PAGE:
– Nicolas Lopez Rodriguez of Santo Domingo, Dominican Republic.
– Roger M. Mahony, retired archbishop of Los Angeles.
– Jaime Ortega Alamino of Havana.
– Jean-Claude Turcotte of Montreal.

– Vinko Puljic of Sarajevo, Bosnia-Herzegovina.
– Juan Sandoval Iniguez of Guadalajara, Mexico.
– Antonio Maria Rouco Varela of Madrid.
– Dionigi Tettamanzi of Milan.
– Polycarp Pengo of Dar es Salaam, Tanzania.
– Christoph Schonborn of Vienna.
– Norberto Rivera Carrera of Mexico City.
– Francis E. George of Chicago.
– Zenon Grocholewski, prefect of the Congregation for Catholic Education.
– Crescenzio Sepe of Naples, Italy.

– Walter Kasper, retired president, Pontifical Council for Promoting Christian Unity.
– Ivan Dias, retired prefect, Congregation for the Evangelization of Peoples.
– Geraldo Majella Agnelo of Sao Salvador da Bahia, Brazil.
– Audrys Juozas Backis of Vilnius, Lithuania.
– Francisco Javier Errazuriz Ossa of Santiago de Chile.
– Julio Terrazas Sandoval of Santa Cruz de la Sierra, Bolivia.
– Wilfrid Napier of Durban, South Africa.
– Oscar Rodriguez Maradiaga of Tegucigalpa, Honduras.
– Juan Cipriani Thorne of Lima, Peru.
– Claudio Hummes, retired prefect, Congregation for Clergy.

– Jorge Mario Bergoglio of Buenos Aires, Argentina.
– Jose da Cruz Policarpo of Lisbon, Portugal.
– Severino Poletto of Turin, Italy.
– Karl Lehmann of Mainz, Germany.
– Angelo Scola of Milan.
– Anthony Olubunmi Okogie of Lagos, Nigeria.
– Gabriel Zubeir Wako of Khartoum, Sudan.
– Carlos Amigo Vallejo of Seville, Spain.
– Justin Rigali, retired archbishop of Philadelphia.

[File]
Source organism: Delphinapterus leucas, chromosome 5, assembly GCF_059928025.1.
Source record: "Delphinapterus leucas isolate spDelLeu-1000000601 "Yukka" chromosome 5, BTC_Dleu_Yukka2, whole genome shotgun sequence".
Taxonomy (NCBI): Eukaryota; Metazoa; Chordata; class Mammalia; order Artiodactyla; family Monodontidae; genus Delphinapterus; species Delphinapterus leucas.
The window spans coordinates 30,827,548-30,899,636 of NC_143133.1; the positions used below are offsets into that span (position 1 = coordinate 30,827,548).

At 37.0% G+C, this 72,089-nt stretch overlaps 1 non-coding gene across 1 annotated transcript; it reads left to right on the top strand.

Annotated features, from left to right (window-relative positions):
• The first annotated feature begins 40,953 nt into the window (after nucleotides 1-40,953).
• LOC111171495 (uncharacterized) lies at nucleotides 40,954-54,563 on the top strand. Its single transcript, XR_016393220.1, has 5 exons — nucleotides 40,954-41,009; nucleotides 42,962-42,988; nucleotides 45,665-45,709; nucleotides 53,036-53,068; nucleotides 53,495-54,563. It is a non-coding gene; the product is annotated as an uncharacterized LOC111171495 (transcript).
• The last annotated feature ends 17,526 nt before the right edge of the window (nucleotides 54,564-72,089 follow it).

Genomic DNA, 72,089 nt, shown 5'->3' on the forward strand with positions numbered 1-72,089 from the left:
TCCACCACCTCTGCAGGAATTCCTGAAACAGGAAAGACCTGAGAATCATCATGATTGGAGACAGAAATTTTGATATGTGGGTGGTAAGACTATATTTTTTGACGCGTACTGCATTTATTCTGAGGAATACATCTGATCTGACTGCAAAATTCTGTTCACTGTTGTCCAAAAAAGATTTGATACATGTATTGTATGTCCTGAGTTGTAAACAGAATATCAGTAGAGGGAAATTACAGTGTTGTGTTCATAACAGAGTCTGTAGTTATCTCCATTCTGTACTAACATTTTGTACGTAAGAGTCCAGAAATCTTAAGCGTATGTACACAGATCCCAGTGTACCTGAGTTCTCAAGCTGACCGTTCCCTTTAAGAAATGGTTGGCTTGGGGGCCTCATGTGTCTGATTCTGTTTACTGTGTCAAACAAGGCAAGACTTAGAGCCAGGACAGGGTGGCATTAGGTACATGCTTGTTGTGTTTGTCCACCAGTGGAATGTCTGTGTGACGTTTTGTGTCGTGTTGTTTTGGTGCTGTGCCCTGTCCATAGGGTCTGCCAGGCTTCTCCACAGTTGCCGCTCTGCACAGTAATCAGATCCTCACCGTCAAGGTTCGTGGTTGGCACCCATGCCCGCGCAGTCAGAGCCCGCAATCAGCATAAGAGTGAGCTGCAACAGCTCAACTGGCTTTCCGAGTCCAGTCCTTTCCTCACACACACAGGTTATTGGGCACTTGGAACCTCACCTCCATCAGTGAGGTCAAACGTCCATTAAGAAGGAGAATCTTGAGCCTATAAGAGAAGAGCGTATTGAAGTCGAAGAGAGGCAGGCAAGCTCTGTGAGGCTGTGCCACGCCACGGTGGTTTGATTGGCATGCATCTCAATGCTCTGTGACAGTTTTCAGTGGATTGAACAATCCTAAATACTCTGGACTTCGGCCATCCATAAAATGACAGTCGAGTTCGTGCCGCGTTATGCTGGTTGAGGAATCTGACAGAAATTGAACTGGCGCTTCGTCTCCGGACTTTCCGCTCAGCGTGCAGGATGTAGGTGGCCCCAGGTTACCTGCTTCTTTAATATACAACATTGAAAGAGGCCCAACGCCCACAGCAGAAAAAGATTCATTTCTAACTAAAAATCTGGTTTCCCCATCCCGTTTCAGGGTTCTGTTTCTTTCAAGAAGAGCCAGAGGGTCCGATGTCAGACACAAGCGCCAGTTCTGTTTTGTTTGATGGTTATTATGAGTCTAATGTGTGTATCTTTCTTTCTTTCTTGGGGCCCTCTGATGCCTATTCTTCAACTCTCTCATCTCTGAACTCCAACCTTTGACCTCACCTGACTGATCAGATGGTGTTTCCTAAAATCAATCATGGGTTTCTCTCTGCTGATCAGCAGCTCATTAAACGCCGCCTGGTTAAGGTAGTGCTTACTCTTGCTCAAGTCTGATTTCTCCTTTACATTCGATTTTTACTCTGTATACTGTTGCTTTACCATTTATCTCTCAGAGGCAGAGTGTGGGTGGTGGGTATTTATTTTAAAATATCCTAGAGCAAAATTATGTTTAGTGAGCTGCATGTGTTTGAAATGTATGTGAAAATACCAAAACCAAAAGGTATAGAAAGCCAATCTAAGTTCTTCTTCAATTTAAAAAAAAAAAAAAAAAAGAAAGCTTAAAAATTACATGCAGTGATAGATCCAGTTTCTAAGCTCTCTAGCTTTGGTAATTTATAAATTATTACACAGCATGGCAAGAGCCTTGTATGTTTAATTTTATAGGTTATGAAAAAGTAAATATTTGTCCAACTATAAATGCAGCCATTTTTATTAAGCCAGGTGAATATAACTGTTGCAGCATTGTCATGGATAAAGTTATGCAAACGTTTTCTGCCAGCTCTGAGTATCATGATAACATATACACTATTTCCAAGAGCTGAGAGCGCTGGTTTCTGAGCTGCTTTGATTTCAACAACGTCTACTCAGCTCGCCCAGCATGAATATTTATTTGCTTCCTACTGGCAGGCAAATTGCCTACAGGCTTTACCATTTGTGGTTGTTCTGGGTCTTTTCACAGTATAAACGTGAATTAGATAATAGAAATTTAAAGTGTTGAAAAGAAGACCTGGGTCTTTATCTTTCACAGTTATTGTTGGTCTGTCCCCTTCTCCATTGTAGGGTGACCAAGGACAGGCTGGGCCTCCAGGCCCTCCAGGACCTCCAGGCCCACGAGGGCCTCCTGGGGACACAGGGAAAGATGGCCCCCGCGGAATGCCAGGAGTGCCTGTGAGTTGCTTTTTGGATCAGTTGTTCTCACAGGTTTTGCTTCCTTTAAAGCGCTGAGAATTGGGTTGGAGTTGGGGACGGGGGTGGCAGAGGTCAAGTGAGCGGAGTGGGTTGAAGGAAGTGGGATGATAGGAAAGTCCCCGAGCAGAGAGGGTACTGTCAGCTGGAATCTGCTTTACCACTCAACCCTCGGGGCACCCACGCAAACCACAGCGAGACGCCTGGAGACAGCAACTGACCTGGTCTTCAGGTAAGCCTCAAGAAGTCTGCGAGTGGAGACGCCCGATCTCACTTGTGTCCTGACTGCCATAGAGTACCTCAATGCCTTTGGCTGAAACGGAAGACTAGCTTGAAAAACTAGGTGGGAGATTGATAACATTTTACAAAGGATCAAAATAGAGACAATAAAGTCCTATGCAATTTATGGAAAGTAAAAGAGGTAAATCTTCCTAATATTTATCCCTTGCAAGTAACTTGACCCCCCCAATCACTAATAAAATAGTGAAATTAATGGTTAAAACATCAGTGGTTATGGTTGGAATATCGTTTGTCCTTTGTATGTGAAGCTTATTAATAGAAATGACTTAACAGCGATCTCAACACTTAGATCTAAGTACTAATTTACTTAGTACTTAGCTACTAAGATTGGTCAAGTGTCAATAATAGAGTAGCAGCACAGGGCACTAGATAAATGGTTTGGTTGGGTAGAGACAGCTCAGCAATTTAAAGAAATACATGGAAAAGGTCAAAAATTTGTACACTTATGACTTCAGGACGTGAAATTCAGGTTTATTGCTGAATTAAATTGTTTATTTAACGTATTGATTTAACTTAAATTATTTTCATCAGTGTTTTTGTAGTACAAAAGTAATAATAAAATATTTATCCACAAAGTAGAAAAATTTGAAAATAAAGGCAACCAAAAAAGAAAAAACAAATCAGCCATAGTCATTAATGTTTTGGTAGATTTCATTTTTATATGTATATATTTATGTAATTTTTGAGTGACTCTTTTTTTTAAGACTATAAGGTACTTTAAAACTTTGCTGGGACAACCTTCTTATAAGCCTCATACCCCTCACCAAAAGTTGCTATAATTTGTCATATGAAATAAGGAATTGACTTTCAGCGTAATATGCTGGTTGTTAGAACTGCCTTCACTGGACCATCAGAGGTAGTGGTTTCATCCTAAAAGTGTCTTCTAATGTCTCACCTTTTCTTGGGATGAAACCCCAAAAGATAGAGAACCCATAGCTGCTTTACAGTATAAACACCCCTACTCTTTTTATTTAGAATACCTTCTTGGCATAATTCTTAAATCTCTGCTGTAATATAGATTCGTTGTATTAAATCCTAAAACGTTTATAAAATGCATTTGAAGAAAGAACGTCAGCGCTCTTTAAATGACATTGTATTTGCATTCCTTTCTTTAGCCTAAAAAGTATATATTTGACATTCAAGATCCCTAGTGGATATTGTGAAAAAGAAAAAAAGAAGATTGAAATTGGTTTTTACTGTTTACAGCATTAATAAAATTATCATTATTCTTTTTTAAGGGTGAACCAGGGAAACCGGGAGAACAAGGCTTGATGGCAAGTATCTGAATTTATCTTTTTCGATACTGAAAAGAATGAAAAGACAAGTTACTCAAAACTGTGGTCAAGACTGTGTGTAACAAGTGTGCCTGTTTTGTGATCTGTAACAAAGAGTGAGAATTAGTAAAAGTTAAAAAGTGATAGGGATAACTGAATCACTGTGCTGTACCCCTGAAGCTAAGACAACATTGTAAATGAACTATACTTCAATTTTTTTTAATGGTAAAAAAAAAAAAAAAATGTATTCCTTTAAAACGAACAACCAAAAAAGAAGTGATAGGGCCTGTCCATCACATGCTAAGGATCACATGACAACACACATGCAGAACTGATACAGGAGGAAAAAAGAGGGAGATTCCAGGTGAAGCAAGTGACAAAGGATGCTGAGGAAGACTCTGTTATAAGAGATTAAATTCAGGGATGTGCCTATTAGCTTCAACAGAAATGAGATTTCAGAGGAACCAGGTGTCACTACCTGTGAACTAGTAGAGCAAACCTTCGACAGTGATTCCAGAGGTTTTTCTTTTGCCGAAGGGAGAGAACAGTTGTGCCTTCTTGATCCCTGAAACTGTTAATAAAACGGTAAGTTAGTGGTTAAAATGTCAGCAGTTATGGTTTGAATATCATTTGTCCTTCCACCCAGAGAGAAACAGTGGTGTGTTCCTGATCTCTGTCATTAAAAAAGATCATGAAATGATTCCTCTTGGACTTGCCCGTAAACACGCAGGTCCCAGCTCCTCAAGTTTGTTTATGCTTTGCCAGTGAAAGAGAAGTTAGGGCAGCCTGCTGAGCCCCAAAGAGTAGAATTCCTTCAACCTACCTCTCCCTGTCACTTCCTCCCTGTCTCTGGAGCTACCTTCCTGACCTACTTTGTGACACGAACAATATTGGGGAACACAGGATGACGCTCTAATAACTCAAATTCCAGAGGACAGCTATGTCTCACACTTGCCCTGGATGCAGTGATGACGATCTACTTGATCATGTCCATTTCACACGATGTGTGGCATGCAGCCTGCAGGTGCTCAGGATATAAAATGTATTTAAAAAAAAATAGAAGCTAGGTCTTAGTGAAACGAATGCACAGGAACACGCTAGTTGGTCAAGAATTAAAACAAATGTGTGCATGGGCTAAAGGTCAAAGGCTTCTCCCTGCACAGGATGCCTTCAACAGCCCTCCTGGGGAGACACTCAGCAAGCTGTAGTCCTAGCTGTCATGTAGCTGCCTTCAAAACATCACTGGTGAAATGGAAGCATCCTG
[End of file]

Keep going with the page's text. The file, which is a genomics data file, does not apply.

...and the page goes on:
– Ennio Antonelli, retired president, Pontifical Council for the Family.

– Peter Turkson, president, Pontifical Council for Justice and Peace.
– Telesphore Toppo of Ranchi, India.
– George Pell of Sydney.
– Josip Bozanic of Zagreb, Croatia.
– Jean-Baptiste Pham Minh Man of Ho Chi Minh City, Vietnam.
– Philippe Barbarin of Lyon, France.
– Peter Erdo of Esztergom-Budapest, Hungary.
– Marc Ouellet, prefect of the Congregation for Bishops.
– Agostino Vallini, papal vicar for Rome.
– Jorge Urosa Savino of Caracas, Venezuela.

– Jean-Pierre Ricard of Bordeaux, France.
– Antonio Canizares Llovera, prefect of the Congregation for Divine Worship and the Sacraments.
– Sean P. O’Malley of Boston.
– Stanislaw Dziwisz of Krakow, Poland.
– Carlo Caffarra of Bologna, Italy.
– Sean Brady of Armagh, Northern Ireland.
– Lluis Martinez Sistach of Barcelona, Spain.
– Andre Vingt-Trois of Paris.
– Angelo Bagnasco of Genoa, Italy.
– Theodore-Adrien Sarr of Dakar, Senegal.

– Oswald Gracias of Mumbai, India.
– Francisco Robles Ortega of Guadalajara, Mexico.
– Daniel N. DiNardo of Galveston-Houston.
– Odilo Pedro Scherer of Sao Paulo.
– John Njue of Nairobi, Kenya.
– Raul Vela Chiriboga of Quito, Ecuador.
– Laurent Monsengwo Pasinya of Kinshasa, Congo.
– Paolo Romeo of Palermo, Italy.
– Donald W. Wuerl of Washington.
– Raymundo Damasceno Assis of Aparecida, Brazil.

– Kazimierz Nycz of Warsaw, Poland.
– Albert Malcolm Ranjith of Colombo, Sri Lanka.
– Reinhard Marx of Munich and Freising, Germany.
– George Alencherry of Ernakulam-Angamaly, major archbishop of Syro-Malabar Catholic Church.
– Thomas Collins of Toronto.
– Dominik Duka of Prague, Czech Republic.
– Willem Jacobus Eijk of Utrecht, Netherlands.
– Giuseppe Betori of Florence, Italy.